2. Botanical Seed: Cashews, Brazil nuts, pistachios and legumes (e.g. peanut). The peanut is considered to be a legume because it bears fruit in the form of pods (shells) that contain one or more seeds (usually two per pod). 
      3. Drupe: Almonds. Some botanists also include the fruits of walnuts, cashews, pecans, macadamia nuts, and pistachio nuts as drupes because of their outer, green, fleshy husk and stony, seed-bearing endocarp.
  3. Walnuts are the oldest known tree food — they date all the way back to 10,000 B.C., despite what some bible-literalists might tell you about the apple.

Home “Roasting”

Thaddeus also used to love having fresh-“roasted” nuts at home…they’re a great snack.  So we had to find a way of roasting/deep-frying them, a source of raw nuts that was as good as his old employer, the oil in which to do it and fine salt.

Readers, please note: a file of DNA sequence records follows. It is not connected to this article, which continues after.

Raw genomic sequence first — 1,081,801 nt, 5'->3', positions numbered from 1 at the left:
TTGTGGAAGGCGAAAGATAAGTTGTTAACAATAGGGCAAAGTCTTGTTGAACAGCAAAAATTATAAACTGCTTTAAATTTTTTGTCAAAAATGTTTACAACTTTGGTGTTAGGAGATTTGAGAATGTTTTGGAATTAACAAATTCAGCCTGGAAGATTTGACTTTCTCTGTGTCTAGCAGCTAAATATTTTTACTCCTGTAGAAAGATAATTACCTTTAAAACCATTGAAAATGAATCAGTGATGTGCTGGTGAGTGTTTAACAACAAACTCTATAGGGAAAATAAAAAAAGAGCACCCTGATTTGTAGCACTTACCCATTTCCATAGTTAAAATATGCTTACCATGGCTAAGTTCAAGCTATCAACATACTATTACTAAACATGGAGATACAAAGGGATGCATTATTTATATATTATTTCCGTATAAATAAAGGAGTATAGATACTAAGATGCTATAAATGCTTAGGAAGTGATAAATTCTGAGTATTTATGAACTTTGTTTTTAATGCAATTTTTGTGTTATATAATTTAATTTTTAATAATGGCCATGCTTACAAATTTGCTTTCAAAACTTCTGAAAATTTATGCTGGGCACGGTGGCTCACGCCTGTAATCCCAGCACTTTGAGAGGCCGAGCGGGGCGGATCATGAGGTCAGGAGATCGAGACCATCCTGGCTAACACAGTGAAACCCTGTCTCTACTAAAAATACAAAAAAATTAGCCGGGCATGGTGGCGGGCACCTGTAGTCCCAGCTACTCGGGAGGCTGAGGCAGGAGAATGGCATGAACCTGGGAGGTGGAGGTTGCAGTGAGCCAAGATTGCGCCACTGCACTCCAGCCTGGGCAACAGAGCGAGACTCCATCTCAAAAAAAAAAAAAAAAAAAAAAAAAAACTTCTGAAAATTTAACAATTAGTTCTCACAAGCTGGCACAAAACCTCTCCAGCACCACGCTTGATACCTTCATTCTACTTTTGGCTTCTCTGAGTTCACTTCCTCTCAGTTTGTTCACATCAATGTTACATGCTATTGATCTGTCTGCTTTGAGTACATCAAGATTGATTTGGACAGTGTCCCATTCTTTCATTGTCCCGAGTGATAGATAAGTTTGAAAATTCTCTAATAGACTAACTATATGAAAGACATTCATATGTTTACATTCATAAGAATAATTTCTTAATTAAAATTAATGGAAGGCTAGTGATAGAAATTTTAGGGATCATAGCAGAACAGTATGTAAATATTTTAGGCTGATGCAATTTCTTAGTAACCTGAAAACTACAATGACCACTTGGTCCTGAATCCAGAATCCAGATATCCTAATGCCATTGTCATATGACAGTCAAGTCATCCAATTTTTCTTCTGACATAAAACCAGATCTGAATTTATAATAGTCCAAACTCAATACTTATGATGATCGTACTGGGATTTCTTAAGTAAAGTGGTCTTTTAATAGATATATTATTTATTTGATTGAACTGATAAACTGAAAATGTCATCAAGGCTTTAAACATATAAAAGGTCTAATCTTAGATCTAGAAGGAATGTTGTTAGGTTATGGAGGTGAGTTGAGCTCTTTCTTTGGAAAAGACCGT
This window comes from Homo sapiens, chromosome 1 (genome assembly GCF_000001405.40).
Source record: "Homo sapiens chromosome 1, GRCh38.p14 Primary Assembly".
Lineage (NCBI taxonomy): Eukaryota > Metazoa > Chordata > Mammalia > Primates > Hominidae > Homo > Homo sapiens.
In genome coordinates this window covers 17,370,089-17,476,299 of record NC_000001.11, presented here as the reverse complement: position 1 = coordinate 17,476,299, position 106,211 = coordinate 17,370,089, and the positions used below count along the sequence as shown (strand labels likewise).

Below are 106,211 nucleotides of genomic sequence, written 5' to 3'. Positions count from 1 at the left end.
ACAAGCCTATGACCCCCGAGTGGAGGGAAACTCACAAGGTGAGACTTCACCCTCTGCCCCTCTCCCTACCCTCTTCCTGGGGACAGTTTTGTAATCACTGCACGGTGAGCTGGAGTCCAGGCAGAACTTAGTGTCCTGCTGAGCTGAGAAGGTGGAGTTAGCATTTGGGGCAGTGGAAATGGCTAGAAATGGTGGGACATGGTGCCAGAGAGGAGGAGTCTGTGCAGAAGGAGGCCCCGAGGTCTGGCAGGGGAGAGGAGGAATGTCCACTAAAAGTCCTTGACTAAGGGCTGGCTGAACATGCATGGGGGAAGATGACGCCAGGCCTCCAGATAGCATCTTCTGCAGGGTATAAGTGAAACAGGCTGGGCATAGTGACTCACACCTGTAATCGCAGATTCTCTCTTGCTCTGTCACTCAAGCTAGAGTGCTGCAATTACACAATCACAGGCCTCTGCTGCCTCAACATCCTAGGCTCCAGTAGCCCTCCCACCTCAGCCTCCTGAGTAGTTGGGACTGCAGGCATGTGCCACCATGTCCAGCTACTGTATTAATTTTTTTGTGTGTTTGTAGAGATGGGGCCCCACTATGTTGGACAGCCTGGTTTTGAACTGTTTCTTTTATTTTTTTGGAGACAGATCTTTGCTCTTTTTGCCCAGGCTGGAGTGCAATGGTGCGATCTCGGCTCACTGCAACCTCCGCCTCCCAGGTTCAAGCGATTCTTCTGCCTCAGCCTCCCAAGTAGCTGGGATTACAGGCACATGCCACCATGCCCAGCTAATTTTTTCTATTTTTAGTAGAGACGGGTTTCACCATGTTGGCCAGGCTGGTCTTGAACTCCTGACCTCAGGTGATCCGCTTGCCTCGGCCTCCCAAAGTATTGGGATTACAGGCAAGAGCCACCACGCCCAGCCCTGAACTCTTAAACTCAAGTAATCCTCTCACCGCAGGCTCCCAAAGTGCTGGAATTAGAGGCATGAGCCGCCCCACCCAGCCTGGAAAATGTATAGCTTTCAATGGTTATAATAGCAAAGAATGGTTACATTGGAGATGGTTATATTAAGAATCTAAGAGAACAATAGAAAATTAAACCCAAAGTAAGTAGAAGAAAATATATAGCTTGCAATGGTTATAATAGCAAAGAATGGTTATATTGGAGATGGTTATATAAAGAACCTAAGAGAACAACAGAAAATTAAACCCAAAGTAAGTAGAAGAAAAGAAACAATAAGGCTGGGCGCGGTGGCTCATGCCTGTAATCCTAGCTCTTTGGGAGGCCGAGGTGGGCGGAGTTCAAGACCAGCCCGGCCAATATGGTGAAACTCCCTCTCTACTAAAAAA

We ended up buying a Proctor Silex Professional-Style 1.5 liter deep fryer (small enough for one portion of fried foods, but perfect for roasting nuts).

We needed a small appliance due to space constraints, so this one was perfect.

We found a great source of raw nuts at our Indian grocery store.  Great quality and inexpensive prices for cashews, peanuts, pecans and pepitas (pumpkin seeds).

Finding the oil was easy, although The Nut Kettle used a specific type/blend of oils for their nuts, so we replicated that (it may be a trade secret, so I won’t mention it).